Fears of Russia’s declining ruble led Belarus’ government to impose a 30 percent commission on the purchase of foreign currency on December 19th. It comes just weeks before both former Soviet states are set to upgrade the current customs union into the Eurasian Economic Union (EEU).
Alexander Lukashenka, the President of Belarus issued a directive on December 18th requiring trade with Russia to be conducted with US dollars and euros. It was a major blow to plans in the Russian Duma supported by Russian business interests to develop a common payment system across the Eurasian Economic Union (EEU).
The system would encourage payments in the national currencies of member-states for intra-EEU transactions and explicitly moved away from the use of the US and European currencies. It could even pave the way for the introduction of a common currency.
On December 15th, Belarus’ sanitary inspection service banned imports of Russian noodles and coffee, alleging health safety concerns. At the beginning of December, Russia’s own sanitary service accused Belarus of exporting products into Russia that are banned within the Russian Federation, particularly foodstuffs from the European Union.
Following Moscow’s decision to ban EU food imports, a number of schemes have rapidly developed to circumvent the ban via Belarus: European foodstuffs were continuing into Russia with forged Belarusian documents concerning their country of origin or with Kazakhstan as the listed country of destination.
In November alone, Russia claimed nearly 20 tons of food with forged documents had been discovered and announced that additional checks would be performed at the Russian border and banning imports from dozens of Belarusian enterprises involved in food export to Russia.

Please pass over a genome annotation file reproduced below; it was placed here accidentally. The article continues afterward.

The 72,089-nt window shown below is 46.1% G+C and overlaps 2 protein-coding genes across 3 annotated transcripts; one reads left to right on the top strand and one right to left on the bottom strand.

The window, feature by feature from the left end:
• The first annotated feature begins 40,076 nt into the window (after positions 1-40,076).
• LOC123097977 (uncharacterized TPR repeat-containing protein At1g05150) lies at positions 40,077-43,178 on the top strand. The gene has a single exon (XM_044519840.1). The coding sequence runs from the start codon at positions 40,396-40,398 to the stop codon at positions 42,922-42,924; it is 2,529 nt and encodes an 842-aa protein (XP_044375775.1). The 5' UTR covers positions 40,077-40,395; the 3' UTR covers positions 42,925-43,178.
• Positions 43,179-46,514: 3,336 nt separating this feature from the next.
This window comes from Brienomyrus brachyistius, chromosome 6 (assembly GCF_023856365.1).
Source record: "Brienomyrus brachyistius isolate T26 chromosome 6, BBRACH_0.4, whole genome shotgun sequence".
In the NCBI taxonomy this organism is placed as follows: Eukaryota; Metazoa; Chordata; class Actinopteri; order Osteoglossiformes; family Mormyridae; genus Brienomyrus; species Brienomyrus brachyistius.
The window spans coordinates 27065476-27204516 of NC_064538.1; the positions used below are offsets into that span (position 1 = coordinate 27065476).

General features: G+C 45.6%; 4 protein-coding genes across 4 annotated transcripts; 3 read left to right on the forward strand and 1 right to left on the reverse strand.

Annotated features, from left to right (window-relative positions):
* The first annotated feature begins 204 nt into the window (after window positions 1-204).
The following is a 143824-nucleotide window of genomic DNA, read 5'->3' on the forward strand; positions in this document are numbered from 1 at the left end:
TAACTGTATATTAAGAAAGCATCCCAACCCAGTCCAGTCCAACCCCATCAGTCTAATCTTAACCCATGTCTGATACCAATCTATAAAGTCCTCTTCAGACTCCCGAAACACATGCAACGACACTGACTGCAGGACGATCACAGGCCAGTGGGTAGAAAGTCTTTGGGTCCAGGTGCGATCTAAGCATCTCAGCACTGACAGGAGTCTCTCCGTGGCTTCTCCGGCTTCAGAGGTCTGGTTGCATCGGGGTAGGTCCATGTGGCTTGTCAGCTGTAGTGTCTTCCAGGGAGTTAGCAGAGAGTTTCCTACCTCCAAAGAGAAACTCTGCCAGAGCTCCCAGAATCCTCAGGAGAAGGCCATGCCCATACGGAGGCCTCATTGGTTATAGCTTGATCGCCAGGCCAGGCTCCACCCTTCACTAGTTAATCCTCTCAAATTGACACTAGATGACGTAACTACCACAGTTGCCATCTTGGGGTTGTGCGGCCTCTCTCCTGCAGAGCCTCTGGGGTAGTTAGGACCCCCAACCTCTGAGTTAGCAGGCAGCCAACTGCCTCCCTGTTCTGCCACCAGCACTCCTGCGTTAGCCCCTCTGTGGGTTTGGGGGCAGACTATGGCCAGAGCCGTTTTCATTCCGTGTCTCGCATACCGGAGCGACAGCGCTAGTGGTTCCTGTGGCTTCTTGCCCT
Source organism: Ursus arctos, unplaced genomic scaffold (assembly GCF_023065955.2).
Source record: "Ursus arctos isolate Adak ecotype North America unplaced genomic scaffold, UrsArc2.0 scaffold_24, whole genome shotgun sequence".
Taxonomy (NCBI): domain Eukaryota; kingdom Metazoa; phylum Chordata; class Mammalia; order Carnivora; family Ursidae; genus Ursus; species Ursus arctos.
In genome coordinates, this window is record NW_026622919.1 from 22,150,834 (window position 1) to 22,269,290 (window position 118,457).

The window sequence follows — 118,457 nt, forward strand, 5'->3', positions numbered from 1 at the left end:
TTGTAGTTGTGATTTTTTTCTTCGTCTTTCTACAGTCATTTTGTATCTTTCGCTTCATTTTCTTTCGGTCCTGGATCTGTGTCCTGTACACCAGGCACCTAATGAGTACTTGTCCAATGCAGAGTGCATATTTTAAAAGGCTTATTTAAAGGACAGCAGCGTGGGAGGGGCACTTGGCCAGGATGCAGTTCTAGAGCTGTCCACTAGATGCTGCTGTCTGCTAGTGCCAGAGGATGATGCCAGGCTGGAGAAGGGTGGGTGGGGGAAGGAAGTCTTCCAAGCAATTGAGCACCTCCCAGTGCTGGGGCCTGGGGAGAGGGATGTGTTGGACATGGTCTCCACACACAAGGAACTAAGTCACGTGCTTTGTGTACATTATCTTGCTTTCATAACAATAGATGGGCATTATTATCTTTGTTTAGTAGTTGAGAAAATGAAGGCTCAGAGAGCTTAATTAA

Belarus responded by introducing customs controls for products arriving from Russia, with President Lukashenka warning that Russia’s actions “threatened to dismantle all of the agreements on the Customs Union.” The massive inflow of contraband foodstuffs from Europe into Russia seems almost inevitable given that Belarus’s food imports from Europe have increased by 80 percent since the Moscow announced the import ban in August. Agreements within the Customs Union and EEU that the member-states will adopt common trade policies appear ever further from implementation.
The strain in relations between EEU members is not limited to Belarus and Russia, either. Relations between Kazakhstan and its northern neighbor have reached the lowest point since the end of the Soviet Union following comments from Vladimir Putin that disputed ethnic Kazakhs ever had a state before the end of the Soviet Union. Kazakhstan’s President Nursultan Nazarbayev followed with a sharply worded recent statement reminding Kazakhs of their ancestors’ sacrifices in defense of the Central Asian state.
The tenge, Kazakhstan’s currency, devalued by 19% vis-à-vis the dollar in 2014, with another devaluation increasingly likely as the ruble continues to fluctuate.
Moscow has marketed the Eurasian Economic Union as a trade bloc that would make the post-Soviet space more attractive to foreign investment and create a single market linking Europe with East Asia. Instead, membership in the EEU is becoming a liability for Russia’s neighbors.